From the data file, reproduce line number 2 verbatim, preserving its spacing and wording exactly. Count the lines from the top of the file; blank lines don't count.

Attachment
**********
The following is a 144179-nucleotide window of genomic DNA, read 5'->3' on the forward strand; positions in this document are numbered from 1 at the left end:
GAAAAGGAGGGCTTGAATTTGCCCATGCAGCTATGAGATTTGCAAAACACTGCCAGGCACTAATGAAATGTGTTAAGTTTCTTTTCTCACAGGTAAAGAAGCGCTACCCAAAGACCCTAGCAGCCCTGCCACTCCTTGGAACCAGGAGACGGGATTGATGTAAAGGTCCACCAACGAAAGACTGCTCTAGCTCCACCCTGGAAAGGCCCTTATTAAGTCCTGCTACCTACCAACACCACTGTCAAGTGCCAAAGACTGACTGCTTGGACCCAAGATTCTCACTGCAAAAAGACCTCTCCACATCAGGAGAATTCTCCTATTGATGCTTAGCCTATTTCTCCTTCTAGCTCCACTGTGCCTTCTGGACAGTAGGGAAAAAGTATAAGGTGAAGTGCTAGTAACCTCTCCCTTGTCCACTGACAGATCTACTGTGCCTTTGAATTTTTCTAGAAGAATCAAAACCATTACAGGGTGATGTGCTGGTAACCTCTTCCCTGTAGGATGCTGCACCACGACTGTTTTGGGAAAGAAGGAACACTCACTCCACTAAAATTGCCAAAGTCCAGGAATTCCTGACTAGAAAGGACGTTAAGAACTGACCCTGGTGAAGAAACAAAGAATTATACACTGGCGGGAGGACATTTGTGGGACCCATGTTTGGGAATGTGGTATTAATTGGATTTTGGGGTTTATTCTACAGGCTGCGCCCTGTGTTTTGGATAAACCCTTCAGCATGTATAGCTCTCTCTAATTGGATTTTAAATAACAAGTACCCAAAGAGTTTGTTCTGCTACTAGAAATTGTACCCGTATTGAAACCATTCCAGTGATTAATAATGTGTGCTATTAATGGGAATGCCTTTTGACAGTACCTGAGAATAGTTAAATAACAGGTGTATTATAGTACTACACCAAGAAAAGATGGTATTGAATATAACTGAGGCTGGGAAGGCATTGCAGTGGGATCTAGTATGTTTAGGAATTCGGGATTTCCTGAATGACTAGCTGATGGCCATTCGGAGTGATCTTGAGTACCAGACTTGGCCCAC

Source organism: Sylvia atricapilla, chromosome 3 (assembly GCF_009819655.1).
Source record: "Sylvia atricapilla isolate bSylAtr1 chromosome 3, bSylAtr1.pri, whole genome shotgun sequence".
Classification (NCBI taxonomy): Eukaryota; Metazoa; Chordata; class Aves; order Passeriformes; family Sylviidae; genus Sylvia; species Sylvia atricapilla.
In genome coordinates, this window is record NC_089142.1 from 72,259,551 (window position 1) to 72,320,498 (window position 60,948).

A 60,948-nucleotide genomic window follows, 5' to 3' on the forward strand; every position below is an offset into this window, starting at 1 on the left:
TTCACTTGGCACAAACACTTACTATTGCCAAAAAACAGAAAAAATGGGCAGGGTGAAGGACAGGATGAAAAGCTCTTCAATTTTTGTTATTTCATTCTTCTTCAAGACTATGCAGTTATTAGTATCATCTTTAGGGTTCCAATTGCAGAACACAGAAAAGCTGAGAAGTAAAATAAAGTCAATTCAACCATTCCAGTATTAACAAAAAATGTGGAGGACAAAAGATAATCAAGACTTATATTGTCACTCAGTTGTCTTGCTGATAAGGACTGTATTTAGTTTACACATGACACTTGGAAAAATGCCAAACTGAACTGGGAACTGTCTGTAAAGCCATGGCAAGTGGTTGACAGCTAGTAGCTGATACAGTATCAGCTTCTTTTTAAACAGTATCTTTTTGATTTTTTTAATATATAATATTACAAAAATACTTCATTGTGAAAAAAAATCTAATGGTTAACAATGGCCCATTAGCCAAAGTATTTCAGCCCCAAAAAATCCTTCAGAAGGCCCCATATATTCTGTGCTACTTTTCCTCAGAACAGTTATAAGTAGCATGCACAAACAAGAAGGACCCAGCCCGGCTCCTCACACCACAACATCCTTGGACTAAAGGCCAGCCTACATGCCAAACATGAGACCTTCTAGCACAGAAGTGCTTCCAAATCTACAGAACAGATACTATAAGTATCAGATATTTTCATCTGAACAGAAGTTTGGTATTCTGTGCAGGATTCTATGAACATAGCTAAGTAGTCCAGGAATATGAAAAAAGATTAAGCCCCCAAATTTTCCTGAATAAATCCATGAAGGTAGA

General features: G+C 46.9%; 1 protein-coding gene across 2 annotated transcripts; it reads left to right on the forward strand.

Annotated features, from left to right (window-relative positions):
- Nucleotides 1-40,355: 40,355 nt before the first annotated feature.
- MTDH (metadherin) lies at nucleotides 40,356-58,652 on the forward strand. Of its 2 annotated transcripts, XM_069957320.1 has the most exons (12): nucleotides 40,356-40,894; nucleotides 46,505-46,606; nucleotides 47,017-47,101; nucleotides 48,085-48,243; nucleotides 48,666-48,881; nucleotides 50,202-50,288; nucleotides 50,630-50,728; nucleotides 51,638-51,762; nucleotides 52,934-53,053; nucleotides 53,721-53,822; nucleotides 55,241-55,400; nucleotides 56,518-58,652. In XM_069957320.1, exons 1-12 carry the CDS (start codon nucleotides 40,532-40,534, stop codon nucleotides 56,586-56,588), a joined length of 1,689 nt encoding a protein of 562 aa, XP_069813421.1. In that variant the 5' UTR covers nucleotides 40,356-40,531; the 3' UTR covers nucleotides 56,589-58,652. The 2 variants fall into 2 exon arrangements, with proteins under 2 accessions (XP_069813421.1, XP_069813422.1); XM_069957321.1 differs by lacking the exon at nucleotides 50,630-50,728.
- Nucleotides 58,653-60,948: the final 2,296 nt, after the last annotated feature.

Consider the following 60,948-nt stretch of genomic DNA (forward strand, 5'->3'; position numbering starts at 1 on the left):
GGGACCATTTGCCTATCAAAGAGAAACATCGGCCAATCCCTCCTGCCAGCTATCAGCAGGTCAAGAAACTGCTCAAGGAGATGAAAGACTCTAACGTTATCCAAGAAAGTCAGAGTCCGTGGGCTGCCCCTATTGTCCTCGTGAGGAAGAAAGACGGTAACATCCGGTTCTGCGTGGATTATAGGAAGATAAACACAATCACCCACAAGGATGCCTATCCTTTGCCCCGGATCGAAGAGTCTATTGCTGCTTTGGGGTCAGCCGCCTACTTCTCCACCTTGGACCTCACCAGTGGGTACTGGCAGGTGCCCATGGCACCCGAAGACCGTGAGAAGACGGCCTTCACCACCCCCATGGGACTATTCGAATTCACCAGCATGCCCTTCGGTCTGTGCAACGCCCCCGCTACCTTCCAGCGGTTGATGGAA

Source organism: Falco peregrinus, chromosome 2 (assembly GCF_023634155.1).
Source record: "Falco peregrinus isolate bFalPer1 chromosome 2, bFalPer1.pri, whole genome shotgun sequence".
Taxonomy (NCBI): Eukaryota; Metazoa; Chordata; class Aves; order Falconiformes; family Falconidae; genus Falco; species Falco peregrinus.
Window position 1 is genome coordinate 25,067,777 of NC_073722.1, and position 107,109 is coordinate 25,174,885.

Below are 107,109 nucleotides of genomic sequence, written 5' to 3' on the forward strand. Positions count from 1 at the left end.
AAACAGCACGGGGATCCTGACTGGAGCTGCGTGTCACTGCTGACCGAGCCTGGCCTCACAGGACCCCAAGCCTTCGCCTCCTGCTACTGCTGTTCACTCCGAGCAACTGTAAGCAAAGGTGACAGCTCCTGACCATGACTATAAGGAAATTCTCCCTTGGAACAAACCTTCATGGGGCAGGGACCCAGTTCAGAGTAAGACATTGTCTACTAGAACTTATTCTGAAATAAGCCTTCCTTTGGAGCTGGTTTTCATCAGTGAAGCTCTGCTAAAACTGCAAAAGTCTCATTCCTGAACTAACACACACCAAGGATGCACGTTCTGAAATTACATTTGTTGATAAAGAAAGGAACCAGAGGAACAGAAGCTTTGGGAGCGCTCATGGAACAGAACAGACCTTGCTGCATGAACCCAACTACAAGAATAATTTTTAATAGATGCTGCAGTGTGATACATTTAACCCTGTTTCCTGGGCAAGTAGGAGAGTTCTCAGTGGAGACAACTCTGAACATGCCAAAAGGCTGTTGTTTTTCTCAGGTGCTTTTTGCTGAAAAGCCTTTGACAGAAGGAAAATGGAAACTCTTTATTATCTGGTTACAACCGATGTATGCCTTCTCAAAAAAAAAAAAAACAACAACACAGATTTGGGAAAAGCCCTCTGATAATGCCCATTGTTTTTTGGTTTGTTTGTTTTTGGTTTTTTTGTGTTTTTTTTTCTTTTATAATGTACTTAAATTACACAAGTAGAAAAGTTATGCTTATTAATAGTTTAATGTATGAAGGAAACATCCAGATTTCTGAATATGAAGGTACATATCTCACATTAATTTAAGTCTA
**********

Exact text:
GAAAAGGAGGGCTTGAATTTGCCCATGCAGCTATGAGATTTGCAAAACACTGCCAGGCACTAATGAAATGTGTTAAGTTTCTTTTCTCACAGGTAAAGAAGCGCTACCCAAAGACCCTAGCAGCCCTGCCACTCCTTGGAACCAGGAGACGGGATTGATGTAAAGGTCCACCAACGAAAGACTGCTCTAGCTCCACCCTGGAAAGGCCCTTATTAAGTCCTGCTACCTACCAACACCACTGTCAAGTGCCAAAGACTGACTGCTTGGACCCAAGATTCTCACTGCAAAAAGACCTCTCCACATCAGGAGAATTCTCCTATTGATGCTTAGCCTATTTCTCCTTCTAGCTCCACTGTGCCTTCTGGACAGTAGGGAAAAAGTATAAGGTGAAGTGCTAGTAACCTCTCCCTTGTCCACTGACAGATCTACTGTGCCTTTGAATTTTTCTAGAAGAATCAAAACCATTACAGGGTGATGTGCTGGTAACCTCTTCCCTGTAGGATGCTGCACCACGACTGTTTTGGGAAAGAAGGAACACTCACTCCACTAAAATTGCCAAAGTCCAGGAATTCCTGACTAGAAAGGACGTTAAGAACTGACCCTGGTGAAGAAACAAAGAATTATACACTGGCGGGAGGACATTTGTGGGACCCATGTTTGGGAATGTGGTATTAATTGGATTTTGGGGTTTATTCTACAGGCTGCGCCCTGTGTTTTGGATAAACCCTTCAGCATGTATAGCTCTCTCTAATTGGATTTTAAATAACAAGTACCCAAAGAGTTTGTTCTGCTACTAGAAATTGTACCCGTATTGAAACCATTCCAGTGATTAATAATGTGTGCTATTAATGGGAATGCCTTTTGACAGTACCTGAGAATAGTTAAATAACAGGTGTATTATAGTACTACACCAAGAAAAGATGGTATTGAATATAACTGAGGCTGGGAAGGCATTGCAGTGGGATCTAGTATGTTTAGGAATTCGGGATTTCCTGAATGACTAGCTGATGGCCATTCGGAGTGATCTTGAGTACCAGACTTGGCCCAC